Re-reading Weber’s “Politics as a Vocation,” as I work on my American Government book, I was struck by something that is very openly expressed there, but which I had never really caught and thought about before, which is that government is not defined by what it does.
Sociologically, the state cannot be defined in terms of its ends. There is scarcely any task that some political association has not taken in hand, and there is no task that one could say has always been exclusive and peculiar to those associations which are designated as political ones: today the state, or historically, those associations which have been the predecessors of the modern state.
I think this is important, because so much of the justification for the state that is thrown up in response to libertarianism assumes that the state is about particular ends, most of which can be organized under three broad categories (or so, I think, off the top of my head): the punishment of malefactors, collective defense, provision of infrastructure (which often overlaps the other two, to the extent that a legal system is partly infrastructure, and transportation systems designed in part with defense in mind).
For example, my friend PJ once said that he believes cities should set up internet access for their citizens because the internet is infrastructure and “government does infrastructure.” Ironically, PJ is considerably more well-versed in Weber than I am. But he had to concede when I pointed out that our telephone systems and many of our water and electric systems in the U.S. were provided by private companies, rather than by government. Government does do infrastructure, but infrastructure is not “exclusive and peculiar” to government.
I slip into this assumption myself, when I argue that the existence of negative externalities, a market failure, requires–or at least justifies–state action.
But of course these things can all be done by non-state actors. I often point out to my students that I don’t necessarily need the government to protect me from burglars. I can build a high-walled compound with landmines and trip wires around my house, and teach everyone in my family how to shoot. Likewise, a non-governmental response such negative externalities as, say, a major oil spill, might be to simply shoot the executives involved, which both punishes them and sends a warning to other executives considering cutting corners.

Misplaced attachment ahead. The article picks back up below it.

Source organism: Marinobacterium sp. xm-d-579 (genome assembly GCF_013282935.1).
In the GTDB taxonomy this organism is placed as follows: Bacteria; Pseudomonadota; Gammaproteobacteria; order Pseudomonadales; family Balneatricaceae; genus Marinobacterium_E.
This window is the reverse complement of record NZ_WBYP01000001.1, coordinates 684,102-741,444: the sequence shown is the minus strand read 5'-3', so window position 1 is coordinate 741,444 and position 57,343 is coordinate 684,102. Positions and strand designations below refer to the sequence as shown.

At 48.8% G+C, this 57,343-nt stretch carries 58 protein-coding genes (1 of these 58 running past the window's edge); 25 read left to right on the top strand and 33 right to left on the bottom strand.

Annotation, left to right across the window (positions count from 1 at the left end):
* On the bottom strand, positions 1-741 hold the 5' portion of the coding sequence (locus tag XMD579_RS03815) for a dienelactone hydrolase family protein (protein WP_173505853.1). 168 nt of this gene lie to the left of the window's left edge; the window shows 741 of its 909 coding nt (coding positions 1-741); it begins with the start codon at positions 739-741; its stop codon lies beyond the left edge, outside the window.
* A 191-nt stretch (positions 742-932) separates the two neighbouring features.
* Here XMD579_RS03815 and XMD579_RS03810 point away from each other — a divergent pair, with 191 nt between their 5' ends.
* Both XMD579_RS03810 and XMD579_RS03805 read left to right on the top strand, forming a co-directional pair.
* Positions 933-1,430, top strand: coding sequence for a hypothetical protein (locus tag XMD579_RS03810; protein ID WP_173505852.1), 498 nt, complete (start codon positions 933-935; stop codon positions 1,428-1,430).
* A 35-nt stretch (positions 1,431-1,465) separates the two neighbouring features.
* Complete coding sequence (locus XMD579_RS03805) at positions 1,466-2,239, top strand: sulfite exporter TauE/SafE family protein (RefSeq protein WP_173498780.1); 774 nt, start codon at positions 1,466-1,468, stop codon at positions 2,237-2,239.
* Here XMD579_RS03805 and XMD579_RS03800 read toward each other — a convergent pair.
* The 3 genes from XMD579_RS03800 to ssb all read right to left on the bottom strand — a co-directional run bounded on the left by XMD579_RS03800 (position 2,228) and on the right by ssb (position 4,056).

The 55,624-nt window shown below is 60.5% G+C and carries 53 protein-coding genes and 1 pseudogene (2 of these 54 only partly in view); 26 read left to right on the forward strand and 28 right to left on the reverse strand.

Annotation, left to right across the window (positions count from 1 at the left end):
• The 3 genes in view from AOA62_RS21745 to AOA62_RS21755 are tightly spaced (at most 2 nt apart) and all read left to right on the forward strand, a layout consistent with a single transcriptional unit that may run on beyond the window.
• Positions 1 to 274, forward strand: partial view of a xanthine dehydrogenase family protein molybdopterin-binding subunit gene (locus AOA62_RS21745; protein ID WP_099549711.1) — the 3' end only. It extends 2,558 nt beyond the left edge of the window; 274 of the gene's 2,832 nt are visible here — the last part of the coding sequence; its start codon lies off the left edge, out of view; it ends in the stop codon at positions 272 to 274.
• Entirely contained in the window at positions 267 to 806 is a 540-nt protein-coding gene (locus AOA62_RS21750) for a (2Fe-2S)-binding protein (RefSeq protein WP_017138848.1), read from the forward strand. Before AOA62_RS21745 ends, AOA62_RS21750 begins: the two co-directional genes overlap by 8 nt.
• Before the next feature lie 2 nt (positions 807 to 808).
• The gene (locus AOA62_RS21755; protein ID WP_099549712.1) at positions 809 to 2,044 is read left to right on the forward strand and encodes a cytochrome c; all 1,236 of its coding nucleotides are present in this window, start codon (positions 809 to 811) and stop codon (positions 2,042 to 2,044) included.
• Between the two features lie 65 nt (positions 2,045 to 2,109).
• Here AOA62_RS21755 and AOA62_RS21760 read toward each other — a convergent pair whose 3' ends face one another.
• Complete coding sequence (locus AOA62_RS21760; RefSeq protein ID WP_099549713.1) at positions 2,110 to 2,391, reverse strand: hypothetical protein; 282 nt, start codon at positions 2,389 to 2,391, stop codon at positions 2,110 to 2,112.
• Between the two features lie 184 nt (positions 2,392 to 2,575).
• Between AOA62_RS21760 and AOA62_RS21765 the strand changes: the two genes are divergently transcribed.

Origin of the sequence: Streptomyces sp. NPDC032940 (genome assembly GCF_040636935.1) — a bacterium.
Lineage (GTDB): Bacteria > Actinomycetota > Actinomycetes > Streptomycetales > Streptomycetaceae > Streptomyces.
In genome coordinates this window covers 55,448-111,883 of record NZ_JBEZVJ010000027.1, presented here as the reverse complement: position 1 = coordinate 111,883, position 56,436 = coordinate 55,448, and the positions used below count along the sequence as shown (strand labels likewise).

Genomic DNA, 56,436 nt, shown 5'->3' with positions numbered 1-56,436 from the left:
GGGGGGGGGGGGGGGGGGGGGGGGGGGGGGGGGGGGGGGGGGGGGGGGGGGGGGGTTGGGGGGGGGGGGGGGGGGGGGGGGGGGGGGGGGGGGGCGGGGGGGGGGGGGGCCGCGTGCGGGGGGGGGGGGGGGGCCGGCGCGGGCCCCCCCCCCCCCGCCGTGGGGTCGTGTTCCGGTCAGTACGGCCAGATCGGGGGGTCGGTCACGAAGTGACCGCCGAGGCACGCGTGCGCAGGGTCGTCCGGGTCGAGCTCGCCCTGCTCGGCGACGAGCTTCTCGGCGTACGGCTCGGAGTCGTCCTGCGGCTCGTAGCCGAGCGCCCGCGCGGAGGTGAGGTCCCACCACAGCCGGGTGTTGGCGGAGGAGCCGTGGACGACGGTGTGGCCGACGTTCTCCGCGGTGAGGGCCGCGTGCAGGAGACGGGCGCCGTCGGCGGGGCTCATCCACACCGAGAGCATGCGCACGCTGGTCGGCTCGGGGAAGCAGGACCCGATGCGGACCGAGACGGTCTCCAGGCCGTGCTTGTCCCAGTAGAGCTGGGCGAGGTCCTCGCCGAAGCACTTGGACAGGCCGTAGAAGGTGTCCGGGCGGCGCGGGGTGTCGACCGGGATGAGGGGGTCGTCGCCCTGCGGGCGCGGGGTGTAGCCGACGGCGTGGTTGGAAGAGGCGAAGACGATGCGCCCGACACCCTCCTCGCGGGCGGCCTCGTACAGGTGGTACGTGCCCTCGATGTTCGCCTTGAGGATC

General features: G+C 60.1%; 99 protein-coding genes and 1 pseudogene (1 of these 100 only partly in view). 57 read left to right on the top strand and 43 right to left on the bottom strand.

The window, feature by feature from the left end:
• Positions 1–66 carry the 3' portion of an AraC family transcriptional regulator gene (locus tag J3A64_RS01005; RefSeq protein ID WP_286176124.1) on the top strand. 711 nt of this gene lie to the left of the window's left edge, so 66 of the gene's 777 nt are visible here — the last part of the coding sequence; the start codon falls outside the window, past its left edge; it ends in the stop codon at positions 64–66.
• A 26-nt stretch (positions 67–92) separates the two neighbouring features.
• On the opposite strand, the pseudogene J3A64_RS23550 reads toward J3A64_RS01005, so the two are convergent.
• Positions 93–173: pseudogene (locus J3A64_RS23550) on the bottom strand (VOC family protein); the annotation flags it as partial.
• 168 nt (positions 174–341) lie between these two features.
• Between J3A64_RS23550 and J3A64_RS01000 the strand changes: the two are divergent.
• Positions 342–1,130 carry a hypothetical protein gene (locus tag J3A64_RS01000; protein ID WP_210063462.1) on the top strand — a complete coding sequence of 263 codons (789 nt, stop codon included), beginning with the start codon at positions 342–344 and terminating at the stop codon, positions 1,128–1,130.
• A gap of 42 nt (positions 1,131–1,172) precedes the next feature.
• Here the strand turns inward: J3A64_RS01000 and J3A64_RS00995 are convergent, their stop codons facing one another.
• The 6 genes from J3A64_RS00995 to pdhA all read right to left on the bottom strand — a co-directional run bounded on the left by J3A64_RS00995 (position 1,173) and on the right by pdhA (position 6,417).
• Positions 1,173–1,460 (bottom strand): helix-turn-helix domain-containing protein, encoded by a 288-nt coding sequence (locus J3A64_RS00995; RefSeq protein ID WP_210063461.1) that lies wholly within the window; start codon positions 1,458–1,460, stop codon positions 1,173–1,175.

Most people respond to such suggestion with horror, because they are violent solutions. But as Weber goes on to say, government is based on “successfully claim[ing] the monopoly of the legitimate use of physical force within a given territory” (italics in original). The governmental solution is based on force no less than the non-governmental solution. It’s just that somehow government has managed to persuade people that its force is legitimate.
It seems to me that the justification of government becomes simply a benefit-cost calculation, with little direct moral consideration. Which system gives the greatest benefit in reducing the type of social problems we’re trying to solve while exerting the least amount of force? Perhaps there’s a moral element, too, in that we can ask which uses force most fairly and with the least amount of abuse, but I’m not sure that’s really any different in substance from the benefit-cost calculation.
I don’t think that calculation is easy to make. I certainly don’t think it’s as easy as either my pro-state friends or my anti-state libertarian acquaintances think. The former discount the horrendous abuses of government as correctable errors, rather than inevitable consequences. The latter underestimate the likelihood of violence in an anarchic system. I think the calculus lies in favor of a slightly more than minimal state. But don’t ask me to prove it.